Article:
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Half-Eaten Tomatoes

Half-Eaten Tomatoes

If you’re discovering half-eaten tomatoes or ones with bite marks, you’re likely dealing with squirrels or chipmunks. These critters are notorious for clambering into plants and taking a small bite out of fruits. Usually they’re after the water in the tomatoes.

Photo by: Julie Martens Forney

Julie Martens Forney

If you’re discovering half-eaten tomatoes or ones with bite marks, you’re likely dealing with squirrels or chipmunks. These critters are notorious for clambering into plants and taking a small bite out of fruits. Usually they’re after the water in the tomatoes.

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Q: I've been having a very tough time with my garden over the last two years. It is enclosed in a 4-foot solid fence and every year after the seedlings emerge, within the first couple of weeks most of my zucchini, cucumbers, melons, beans, kohlrabi and peas are eaten to the ground. Whatever survives may last a few more weeks before it too is eaten. I feel it may be a woodchuck just outside the fence; there's a hole about 5 inches in diameter, and I saw an animal during the day that resembles a woodchuck with a whole slew of young. There are no holes that tunnel under the fence that I could see.

The garden also is infested with chipmunks and I've seen them holding my nice strawberries while they eat them, and worst of all they only eat a small portion of them and leave the rest of them to rot in the sun. Any suggestions on how to combat these two "enemies" other than a couple of big tomcats from the nearby animal shelter? It's frustrating to spend so much on seeds and have them destroyed.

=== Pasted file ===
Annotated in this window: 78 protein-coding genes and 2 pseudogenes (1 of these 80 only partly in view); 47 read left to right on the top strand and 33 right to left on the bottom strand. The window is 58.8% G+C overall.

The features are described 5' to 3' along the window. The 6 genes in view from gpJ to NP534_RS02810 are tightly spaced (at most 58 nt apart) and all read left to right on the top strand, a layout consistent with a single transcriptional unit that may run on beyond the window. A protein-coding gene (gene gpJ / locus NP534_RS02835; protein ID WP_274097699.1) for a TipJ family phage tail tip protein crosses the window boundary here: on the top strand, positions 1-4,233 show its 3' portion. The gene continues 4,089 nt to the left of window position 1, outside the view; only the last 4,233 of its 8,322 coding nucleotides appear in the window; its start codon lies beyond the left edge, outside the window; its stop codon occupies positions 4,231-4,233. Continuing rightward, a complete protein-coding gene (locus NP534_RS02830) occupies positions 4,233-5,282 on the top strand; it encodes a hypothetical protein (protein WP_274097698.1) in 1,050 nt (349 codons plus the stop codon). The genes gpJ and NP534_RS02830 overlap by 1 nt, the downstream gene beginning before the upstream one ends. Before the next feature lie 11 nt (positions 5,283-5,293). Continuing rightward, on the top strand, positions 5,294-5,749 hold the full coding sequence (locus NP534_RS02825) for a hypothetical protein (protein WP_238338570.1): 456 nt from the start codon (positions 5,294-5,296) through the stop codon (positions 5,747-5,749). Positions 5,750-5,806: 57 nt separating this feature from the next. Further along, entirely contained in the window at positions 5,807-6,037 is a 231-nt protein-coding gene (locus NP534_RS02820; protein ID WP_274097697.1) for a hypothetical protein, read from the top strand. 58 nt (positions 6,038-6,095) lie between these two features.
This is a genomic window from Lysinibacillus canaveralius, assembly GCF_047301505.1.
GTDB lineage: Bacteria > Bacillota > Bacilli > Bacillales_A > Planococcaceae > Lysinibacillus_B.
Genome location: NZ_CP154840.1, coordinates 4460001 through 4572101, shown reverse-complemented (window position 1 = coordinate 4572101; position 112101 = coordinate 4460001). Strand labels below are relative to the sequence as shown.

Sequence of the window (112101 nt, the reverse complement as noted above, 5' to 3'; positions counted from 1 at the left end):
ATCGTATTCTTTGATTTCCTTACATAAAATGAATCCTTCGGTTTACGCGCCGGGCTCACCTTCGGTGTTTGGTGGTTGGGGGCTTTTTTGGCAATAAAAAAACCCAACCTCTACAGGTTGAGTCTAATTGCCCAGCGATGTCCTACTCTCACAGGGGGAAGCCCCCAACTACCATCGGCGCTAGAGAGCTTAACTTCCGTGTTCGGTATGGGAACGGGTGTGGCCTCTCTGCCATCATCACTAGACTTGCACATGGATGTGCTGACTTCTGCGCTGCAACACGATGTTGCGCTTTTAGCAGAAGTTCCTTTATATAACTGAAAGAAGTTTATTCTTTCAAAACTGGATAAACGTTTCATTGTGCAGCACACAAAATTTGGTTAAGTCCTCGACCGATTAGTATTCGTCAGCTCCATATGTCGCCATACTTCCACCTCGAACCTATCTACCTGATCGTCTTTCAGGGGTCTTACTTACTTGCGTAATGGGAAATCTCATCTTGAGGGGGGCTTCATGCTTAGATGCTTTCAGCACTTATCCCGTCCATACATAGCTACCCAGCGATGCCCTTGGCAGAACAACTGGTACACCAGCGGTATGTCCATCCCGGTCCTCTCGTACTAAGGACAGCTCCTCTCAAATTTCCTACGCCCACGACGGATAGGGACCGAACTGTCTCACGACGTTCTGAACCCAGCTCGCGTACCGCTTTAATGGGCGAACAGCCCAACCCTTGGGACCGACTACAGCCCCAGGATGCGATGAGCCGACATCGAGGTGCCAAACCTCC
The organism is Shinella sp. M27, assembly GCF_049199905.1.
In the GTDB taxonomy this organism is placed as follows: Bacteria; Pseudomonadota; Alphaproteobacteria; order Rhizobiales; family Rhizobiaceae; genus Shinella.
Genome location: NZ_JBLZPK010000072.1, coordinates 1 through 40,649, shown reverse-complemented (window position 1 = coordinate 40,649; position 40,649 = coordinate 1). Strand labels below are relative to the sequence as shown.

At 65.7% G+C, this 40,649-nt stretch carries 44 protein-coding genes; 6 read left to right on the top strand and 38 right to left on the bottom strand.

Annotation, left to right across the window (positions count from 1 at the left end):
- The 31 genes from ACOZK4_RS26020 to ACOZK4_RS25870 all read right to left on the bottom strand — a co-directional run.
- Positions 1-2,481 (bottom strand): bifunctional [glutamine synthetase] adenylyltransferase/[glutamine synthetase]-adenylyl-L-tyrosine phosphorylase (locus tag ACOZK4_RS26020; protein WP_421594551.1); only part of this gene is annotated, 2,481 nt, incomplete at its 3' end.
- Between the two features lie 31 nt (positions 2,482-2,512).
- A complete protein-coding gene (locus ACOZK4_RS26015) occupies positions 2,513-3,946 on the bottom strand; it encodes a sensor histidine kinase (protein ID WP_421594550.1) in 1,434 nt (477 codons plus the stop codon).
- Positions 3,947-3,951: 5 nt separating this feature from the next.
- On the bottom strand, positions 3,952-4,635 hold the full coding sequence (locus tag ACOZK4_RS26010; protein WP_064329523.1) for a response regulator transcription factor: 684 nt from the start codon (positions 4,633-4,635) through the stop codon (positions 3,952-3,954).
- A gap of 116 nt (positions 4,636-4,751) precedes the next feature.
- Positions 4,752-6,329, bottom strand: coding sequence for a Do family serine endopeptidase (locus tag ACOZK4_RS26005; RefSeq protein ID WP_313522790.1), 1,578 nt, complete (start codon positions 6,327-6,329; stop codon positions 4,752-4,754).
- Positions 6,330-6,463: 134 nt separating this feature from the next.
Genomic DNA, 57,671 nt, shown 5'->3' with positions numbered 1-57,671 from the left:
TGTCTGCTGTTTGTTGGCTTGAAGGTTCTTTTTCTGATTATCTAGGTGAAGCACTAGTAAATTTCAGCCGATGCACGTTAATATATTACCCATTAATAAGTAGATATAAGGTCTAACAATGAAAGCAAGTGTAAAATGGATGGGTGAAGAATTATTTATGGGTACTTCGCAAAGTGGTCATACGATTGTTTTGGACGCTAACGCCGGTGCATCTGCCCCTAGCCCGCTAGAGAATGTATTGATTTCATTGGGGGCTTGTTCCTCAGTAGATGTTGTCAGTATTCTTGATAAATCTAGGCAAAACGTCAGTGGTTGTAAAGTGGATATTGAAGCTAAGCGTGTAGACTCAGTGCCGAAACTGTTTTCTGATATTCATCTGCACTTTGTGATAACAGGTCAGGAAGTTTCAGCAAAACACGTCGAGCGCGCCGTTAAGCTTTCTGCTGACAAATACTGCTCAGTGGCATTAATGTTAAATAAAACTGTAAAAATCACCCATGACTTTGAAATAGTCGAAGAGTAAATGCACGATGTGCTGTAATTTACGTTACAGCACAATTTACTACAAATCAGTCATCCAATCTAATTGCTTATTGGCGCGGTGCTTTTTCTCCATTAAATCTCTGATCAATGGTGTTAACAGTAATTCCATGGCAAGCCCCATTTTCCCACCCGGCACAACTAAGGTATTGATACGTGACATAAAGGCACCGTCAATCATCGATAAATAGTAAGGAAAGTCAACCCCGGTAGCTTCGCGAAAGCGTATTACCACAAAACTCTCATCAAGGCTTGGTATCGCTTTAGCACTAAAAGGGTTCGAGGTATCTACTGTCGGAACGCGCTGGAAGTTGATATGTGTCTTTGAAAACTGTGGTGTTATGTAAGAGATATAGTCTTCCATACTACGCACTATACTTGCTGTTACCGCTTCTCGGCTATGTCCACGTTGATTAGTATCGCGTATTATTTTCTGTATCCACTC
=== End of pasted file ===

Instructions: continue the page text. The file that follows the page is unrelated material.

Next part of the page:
ANSWER:

How frustrating! Cutworms can wreak havoc too, but they usually cut only the seedlings off at the soil surface, and leave the plant there like a toppled tree. How about covering your crops with fabric row covers? You eventually have to take the covers off to allow bees to pollinate, but by that time, plants are past their succulent, juvenile stage and less attractive to woodchucks and chipmunks. I suggest that you place fabric over hoops and anchor it to the ground with planks or 2x4s. 
As for the strawberry plants, try a fine-mesh bird netting over hoops, anchored the same way. It should allow entry for the bees, but exclude the chipmunks. And as an added security measure, make sure there are no gaps under the fence. It's astonishing how small a hole a hefty woodchuck can squeeze through.

Both rodents also climb, and you can foil them by attaching a piece of chicken wire around the top edge of the solid fence so that it flops outward. If the critters climb the fence, their weight will pull the loose fencing backwards and drop them to the ground.

Good luck!

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